When Good News Is Really Bad News for Children’s Teeth
Normally, a 58% decrease in the number of children’s teeth being extracted in a country would be a statistic to celebrate. However, dental health leaders in England recognize that the significant drop in extractions in back-to-back years is largely due to to delayed dental treatment during the pandemic.
Dental leaders are urging a greater need for prevention, especially while this backlog of untreated decay is being addressed. In a recent statement, the Faculty of Dental Surgeons (FDS) at England’s Royal College of Surgeons cited community water fluoridation as one of the strategies that the nation should embrace.
In this statement, Dr. Charlotte Eckhardt, Vice Dean of the FDS, said the nation’s backlog in treatment needs “could take years to clear” and called for a renewed effort to prevent decay. This includes promoting healthier diets and expanding supervised toothbrushing programs for children. “Equally,” Dr. Eckhardt wrote, “it is important that we quickly expand water fluoridation schemes across England. This is a matter of health equality too.”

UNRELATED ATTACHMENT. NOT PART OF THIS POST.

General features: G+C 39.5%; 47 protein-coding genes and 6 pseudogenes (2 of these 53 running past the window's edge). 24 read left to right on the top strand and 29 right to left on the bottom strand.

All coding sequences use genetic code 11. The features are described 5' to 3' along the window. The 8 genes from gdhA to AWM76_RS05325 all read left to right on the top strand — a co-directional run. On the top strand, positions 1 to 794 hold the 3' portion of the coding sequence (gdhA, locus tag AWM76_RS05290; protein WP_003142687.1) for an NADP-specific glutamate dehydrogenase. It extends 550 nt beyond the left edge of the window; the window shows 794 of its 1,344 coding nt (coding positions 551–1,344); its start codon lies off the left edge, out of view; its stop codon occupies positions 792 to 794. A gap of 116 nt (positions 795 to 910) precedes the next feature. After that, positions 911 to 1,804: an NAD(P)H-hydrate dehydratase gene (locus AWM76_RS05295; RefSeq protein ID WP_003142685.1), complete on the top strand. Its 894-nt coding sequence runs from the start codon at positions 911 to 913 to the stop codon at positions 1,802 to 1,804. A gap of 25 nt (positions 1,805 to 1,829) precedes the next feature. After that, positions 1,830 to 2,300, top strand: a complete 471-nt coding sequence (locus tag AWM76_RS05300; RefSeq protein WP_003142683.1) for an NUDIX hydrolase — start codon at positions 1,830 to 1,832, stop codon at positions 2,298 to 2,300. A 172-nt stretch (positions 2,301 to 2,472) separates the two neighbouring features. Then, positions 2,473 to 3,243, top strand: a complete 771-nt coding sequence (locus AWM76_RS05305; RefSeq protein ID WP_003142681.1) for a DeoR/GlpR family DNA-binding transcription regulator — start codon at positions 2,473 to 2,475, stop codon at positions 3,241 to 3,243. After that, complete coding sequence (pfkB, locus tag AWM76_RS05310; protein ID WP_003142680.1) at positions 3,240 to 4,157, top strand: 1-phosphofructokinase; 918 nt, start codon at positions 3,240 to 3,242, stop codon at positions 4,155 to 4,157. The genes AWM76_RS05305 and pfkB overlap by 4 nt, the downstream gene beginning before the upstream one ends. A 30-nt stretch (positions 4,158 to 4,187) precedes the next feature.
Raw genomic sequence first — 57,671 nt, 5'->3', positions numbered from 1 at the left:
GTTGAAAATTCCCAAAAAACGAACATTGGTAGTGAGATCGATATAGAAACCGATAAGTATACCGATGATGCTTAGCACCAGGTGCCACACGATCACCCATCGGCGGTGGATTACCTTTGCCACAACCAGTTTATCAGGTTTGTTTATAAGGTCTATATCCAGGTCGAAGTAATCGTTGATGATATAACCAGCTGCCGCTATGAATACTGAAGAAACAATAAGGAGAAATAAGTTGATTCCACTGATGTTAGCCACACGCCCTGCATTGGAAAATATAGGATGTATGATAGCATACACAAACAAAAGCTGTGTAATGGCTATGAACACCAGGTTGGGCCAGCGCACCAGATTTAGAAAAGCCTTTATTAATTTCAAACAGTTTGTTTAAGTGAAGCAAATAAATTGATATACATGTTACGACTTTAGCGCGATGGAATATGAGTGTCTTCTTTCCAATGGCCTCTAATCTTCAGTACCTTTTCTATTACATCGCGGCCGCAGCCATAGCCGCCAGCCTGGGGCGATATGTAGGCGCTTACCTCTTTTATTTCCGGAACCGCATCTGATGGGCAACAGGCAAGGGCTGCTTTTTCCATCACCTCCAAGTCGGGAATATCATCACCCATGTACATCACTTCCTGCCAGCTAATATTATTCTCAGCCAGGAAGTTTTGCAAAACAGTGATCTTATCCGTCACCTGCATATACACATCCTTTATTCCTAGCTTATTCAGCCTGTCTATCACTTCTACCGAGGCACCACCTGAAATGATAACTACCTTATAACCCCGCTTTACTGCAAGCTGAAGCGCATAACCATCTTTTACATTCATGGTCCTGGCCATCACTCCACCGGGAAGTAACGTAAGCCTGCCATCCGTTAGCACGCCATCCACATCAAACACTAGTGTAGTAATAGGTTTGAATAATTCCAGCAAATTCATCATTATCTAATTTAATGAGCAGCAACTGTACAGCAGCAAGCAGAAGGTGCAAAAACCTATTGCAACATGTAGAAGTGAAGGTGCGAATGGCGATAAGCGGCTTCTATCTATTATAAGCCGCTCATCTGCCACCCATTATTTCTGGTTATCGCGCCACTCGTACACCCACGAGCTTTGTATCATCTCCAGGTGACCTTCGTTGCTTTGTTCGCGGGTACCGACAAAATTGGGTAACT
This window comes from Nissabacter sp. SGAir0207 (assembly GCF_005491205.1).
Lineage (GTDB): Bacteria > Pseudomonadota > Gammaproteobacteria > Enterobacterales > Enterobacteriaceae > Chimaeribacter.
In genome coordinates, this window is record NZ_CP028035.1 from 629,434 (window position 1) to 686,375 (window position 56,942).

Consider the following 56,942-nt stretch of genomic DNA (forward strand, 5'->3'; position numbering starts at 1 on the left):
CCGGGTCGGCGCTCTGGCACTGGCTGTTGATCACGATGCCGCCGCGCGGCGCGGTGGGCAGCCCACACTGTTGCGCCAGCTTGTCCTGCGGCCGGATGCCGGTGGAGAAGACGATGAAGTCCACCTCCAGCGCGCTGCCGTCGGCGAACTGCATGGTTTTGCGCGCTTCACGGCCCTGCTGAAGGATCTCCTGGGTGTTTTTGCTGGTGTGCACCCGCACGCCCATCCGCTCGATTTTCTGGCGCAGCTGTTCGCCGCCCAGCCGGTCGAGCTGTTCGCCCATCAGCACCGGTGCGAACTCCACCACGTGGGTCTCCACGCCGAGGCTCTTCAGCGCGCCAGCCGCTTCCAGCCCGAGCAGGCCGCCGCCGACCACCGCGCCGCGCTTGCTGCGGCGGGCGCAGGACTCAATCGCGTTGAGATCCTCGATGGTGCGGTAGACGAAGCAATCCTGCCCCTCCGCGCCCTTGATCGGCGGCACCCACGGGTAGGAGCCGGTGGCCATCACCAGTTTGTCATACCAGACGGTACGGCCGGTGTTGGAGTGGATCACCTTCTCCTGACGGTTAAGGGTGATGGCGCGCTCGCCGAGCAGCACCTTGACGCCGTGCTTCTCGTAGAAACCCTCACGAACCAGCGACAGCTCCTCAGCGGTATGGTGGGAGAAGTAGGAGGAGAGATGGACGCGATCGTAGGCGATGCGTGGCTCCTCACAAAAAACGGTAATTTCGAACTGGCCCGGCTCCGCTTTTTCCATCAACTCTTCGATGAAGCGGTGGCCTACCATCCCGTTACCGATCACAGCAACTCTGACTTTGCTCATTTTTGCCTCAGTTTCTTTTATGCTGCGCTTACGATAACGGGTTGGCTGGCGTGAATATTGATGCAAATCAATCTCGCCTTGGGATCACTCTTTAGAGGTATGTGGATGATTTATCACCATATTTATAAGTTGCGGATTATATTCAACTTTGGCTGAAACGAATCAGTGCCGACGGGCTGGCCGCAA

As the FDS statement pointed out, the region of England with the lowest rate of children’s tooth extractions — the West Midlands — provides fluoridated water to a significant portion of its residents.